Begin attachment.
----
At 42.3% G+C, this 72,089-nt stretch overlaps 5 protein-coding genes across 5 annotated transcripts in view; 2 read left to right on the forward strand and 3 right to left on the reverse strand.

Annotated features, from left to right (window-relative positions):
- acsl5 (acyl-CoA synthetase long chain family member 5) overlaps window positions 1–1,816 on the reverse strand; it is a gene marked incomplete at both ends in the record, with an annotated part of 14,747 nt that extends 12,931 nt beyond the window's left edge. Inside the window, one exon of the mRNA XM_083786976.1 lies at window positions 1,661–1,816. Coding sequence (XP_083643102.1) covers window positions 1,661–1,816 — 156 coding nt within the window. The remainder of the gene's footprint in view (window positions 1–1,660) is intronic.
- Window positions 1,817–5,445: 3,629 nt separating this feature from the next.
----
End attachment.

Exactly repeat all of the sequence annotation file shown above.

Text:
At 42.3% G+C, this 72,089-nt stretch overlaps 5 protein-coding genes across 5 annotated transcripts in view; 2 read left to right on the forward strand and 3 right to left on the reverse strand.

Annotated features, from left to right (window-relative positions):
- acsl5 (acyl-CoA synthetase long chain family member 5) overlaps window positions 1–1,816 on the reverse strand; it is a gene marked incomplete at both ends in the record, with an annotated part of 14,747 nt that extends 12,931 nt beyond the window's left edge. Inside the window, one exon of the mRNA XM_083786976.1 lies at window positions 1,661–1,816. Coding sequence (XP_083643102.1) covers window positions 1,661–1,816 — 156 coding nt within the window. The remainder of the gene's footprint in view (window positions 1–1,660) is intronic.
- Window positions 1,817–5,445: 3,629 nt separating this feature from the next.